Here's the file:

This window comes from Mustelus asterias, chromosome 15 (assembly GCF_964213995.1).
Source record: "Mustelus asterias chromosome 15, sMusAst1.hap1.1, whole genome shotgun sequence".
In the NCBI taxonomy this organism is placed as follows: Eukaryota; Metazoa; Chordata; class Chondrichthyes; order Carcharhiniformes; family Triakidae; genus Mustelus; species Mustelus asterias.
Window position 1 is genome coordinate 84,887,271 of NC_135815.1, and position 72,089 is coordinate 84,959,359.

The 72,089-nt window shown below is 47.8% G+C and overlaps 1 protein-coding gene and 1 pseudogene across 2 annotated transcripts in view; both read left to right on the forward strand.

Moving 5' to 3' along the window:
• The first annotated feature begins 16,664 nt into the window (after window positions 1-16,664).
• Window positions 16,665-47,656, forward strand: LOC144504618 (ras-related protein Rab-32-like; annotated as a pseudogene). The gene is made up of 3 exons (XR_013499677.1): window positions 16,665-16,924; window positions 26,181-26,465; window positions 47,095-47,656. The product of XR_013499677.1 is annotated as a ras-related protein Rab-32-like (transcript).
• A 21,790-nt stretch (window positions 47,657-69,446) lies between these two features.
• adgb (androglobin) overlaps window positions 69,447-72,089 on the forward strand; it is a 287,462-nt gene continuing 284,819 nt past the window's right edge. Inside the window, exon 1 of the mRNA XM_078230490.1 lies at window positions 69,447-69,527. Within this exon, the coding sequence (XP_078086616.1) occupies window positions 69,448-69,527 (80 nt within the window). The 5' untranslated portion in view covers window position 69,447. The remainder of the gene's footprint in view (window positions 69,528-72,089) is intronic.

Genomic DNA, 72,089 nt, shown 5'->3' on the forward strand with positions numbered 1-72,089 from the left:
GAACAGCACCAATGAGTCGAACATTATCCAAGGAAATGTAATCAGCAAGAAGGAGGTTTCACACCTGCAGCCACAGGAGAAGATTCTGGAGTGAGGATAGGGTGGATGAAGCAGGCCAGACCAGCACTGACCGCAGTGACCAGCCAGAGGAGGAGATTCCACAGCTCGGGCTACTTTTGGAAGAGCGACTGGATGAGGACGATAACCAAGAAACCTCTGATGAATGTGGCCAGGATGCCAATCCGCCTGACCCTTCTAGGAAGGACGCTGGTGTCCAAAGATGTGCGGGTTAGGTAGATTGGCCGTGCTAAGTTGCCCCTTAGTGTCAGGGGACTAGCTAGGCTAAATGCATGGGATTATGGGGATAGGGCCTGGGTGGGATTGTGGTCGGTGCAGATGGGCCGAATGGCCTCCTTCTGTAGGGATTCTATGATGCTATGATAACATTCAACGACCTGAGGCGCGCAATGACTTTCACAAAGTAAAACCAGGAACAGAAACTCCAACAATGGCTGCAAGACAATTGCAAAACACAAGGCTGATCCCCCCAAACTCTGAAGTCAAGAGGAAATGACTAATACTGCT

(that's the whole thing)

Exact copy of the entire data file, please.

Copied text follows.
This window comes from Mustelus asterias, chromosome 15 (assembly GCF_964213995.1).
Source record: "Mustelus asterias chromosome 15, sMusAst1.hap1.1, whole genome shotgun sequence".
In the NCBI taxonomy this organism is placed as follows: Eukaryota; Metazoa; Chordata; class Chondrichthyes; order Carcharhiniformes; family Triakidae; genus Mustelus; species Mustelus asterias.
Window position 1 is genome coordinate 84,887,271 of NC_135815.1, and position 72,089 is coordinate 84,959,359.

The 72,089-nt window shown below is 47.8% G+C and overlaps 1 protein-coding gene and 1 pseudogene across 2 annotated transcripts in view; both read left to right on the forward strand.

Moving 5' to 3' along the window:
• The first annotated feature begins 16,664 nt into the window (after window positions 1-16,664).
• Window positions 16,665-47,656, forward strand: LOC144504618 (ras-related protein Rab-32-like; annotated as a pseudogene). The gene is made up of 3 exons (XR_013499677.1): window positions 16,665-16,924; window positions 26,181-26,465; window positions 47,095-47,656. The product of XR_013499677.1 is annotated as a ras-related protein Rab-32-like (transcript).
• A 21,790-nt stretch (window positions 47,657-69,446) lies between these two features.
• adgb (androglobin) overlaps window positions 69,447-72,089 on the forward strand; it is a 287,462-nt gene continuing 284,819 nt past the window's right edge. Inside the window, exon 1 of the mRNA XM_078230490.1 lies at window positions 69,447-69,527. Within this exon, the coding sequence (XP_078086616.1) occupies window positions 69,448-69,527 (80 nt within the window). The 5' untranslated portion in view covers window position 69,447. The remainder of the gene's footprint in view (window positions 69,528-72,089) is intronic.

Genomic DNA, 72,089 nt, shown 5'->3' on the forward strand with positions numbered 1-72,089 from the left:
GAACAGCACCAATGAGTCGAACATTATCCAAGGAAATGTAATCAGCAAGAAGGAGGTTTCACACCTGCAGCCACAGGAGAAGATTCTGGAGTGAGGATAGGGTGGATGAAGCAGGCCAGACCAGCACTGACCGCAGTGACCAGCCAGAGGAGGAGATTCCACAGCTCGGGCTACTTTTGGAAGAGCGACTGGATGAGGACGATAACCAAGAAACCTCTGATGAATGTGGCCAGGATGCCAATCCGCCTGACCCTTCTAGGAAGGACGCTGGTGTCCAAAGATGTGCGGGTTAGGTAGATTGGCCGTGCTAAGTTGCCCCTTAGTGTCAGGGGACTAGCTAGGCTAAATGCATGGGATTATGGGGATAGGGCCTGGGTGGGATTGTGGTCGGTGCAGATGGGCCGAATGGCCTCCTTCTGTAGGGATTCTATGATGCTATGATAACATTCAACGACCTGAGGCGCGCAATGACTTTCACAAAGTAAAACCAGGAACAGAAACTCCAACAATGGCTGCAAGACAATTGCAAAACACAAGGCTGATCCCCCCAAACTCTGAAGTCAAGAGGAAATGACTAATACTGCT